# Is weak isospin conserved by all interactions?

Hi people: I keep reading one day that weak isospin is exactly conserved by all interactions; other days that sometimes weak isospin is *not* conserved. Can anyone clear this one up?!

mfb
Mentor
other days that sometimes weak isospin is *not* conserved.
Ask there for processes that violate the conservation?

Maybe some BSM models violate it, no idea, the standard model does not as far as I know.
Edit: Okay, this is wrong, see Bill_K.
Edit2: It is more complicated than a single yes/no answer, see later replies.

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Bill_K

The weak isospin is not conserved by any interaction... The left-handed components of all elementary fermions are assigned weak isospin 1/2. The right-handed components have Tw = 0. The non-conservation of weak isospin is already apparent in the fact that, with the possible exception of the massless neutrino, there is no particle with a definite handedness and therefore with a defined weak isospin.

Aargh! I don't understand... why would we have even introduced isospin symmetry if it were not conserved by any interaction?! Isn't the above phenomenon more indicative of parity violation than anything else?

Surely the issue is a little more subtle? If we write down the Standard Model Lagrangian before electroweak symmetry breaking, there is an exact SU(2)_isospin symmetry. Any process described by this Lagrangian should conserve weak isospin, period.

Yes, the gauge symmetry is then "spontaneously broken," but isn't it true that this is something of a misnomer and symmetries can't actually be "broken", only "hidden"? After spontaneous symmetry breaking, the vacuum is not invariant under weak isospin rotations, and so the particle spectrum does not consist of particles with definite weak isospin. But as far as I know that doesn't mean that weak isospin isn't conserved, contrary to what Bill_K's quote implies.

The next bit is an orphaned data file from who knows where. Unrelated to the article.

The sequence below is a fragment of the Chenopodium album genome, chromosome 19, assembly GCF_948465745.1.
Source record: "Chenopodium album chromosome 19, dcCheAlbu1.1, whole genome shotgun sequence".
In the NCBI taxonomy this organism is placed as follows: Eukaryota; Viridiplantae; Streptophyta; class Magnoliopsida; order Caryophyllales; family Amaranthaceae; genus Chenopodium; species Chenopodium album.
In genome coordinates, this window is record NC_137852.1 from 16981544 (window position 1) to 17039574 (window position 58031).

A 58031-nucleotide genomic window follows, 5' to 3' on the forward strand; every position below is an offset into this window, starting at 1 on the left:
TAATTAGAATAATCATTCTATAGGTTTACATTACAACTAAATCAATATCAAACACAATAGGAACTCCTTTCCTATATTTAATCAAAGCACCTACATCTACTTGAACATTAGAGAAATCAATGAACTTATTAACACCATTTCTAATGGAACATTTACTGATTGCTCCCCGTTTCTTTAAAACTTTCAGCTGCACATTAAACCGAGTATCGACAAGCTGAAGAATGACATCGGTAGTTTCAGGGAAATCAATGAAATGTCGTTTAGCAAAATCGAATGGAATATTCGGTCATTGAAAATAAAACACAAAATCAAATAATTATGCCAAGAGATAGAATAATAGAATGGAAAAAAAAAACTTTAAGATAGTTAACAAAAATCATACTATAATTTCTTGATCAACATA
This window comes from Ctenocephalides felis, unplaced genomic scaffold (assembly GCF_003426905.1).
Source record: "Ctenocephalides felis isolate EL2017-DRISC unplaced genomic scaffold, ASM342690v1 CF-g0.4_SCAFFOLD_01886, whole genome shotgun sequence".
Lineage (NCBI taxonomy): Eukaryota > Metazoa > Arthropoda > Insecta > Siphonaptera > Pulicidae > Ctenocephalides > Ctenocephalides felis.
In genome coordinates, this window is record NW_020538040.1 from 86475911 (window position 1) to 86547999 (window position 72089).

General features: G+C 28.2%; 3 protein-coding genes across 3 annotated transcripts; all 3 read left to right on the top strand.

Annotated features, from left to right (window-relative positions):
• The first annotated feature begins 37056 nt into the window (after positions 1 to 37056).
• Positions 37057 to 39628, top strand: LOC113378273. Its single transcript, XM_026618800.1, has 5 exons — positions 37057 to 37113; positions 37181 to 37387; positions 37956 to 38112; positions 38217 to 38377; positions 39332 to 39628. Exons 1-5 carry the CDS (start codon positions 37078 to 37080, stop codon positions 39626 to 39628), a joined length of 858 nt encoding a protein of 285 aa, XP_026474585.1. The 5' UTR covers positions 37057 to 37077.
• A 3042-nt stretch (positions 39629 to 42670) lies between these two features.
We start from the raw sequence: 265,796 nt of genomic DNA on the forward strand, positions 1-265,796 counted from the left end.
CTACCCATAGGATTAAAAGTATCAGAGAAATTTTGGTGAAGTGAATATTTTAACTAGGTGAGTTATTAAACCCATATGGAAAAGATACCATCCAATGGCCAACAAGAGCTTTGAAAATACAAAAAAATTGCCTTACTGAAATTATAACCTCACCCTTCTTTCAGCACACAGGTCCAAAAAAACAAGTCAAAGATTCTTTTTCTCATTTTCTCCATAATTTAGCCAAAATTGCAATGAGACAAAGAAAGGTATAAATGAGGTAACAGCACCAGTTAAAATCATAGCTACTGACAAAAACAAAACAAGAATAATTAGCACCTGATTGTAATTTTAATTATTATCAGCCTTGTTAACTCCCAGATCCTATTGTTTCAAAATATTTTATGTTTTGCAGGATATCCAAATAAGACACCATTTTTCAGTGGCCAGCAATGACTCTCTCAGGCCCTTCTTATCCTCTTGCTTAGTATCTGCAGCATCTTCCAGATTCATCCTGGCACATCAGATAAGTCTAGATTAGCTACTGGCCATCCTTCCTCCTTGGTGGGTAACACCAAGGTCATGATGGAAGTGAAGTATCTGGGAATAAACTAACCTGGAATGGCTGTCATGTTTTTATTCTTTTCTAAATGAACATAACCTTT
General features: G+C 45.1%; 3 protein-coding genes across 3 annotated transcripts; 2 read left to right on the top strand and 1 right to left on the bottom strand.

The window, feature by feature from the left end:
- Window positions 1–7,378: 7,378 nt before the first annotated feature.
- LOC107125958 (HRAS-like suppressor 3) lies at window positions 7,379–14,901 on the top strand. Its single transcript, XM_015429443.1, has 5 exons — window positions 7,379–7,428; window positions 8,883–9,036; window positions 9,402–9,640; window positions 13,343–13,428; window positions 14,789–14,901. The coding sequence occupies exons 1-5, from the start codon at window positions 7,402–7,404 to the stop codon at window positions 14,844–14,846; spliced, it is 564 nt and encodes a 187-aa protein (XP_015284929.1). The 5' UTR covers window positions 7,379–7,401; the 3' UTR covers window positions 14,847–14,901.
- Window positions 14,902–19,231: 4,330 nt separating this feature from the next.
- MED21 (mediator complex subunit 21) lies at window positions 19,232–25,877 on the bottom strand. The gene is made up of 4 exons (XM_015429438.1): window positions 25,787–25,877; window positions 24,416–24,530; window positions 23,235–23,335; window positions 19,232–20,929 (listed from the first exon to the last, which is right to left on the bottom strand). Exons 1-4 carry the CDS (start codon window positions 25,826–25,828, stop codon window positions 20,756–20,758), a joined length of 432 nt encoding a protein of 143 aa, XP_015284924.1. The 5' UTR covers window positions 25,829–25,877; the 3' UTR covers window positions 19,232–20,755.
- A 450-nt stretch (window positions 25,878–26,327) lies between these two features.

For example, consider a 1D double-well potential with an ##x \to -x## parity symmetry, and let the barrier between the two wells be essentially infinite. This system will exhibit "spontaneous breaking" of the parity symmetry: you can construct energy eigenstates that localized to one well only, and so are not parity eigenstates. Nevertheless parity is still conserved in this system.

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1 person
Bill_K
Spontaneous symmetry breaking is not what's involved. As the book points out, any interaction that fails to preserve handedness, fails to conserve weak isospin.

Also, the electromagnetic interaction disconserves weak isospin, the photon being a mixture of Tw = 1 and Tw = 0.

Isospin is exactly conserved before symmetry breaking but it is not conserved after symmetry breaking because the Higgs field is not an isospin singlet and it forms a condensate. Particles are moving through this condensate at all times and interacting with it. Why then introduce the weak isospin at all as a symmetry, someone asked?
That's the only way to renormalize the weak interaction correctly.

Bill_K
Isospin is exactly conserved before symmetry breaking but it is not conserved after symmetry breaking because the Higgs field is not an isospin singlet and it forms a condensate. Particles are moving through this condensate at all times and interacting with it.
The Higgs field is chosen to be an isospin doublet specifically to guarantee that the interaction term eR v EL = (singet) (doublet) (doublet) comes out to be invariant under isospin, and consequently conserves isospin. The vacuum state spontaneously breaks the symmetry, but that's unrelated to the effect of the interaction term with fermions.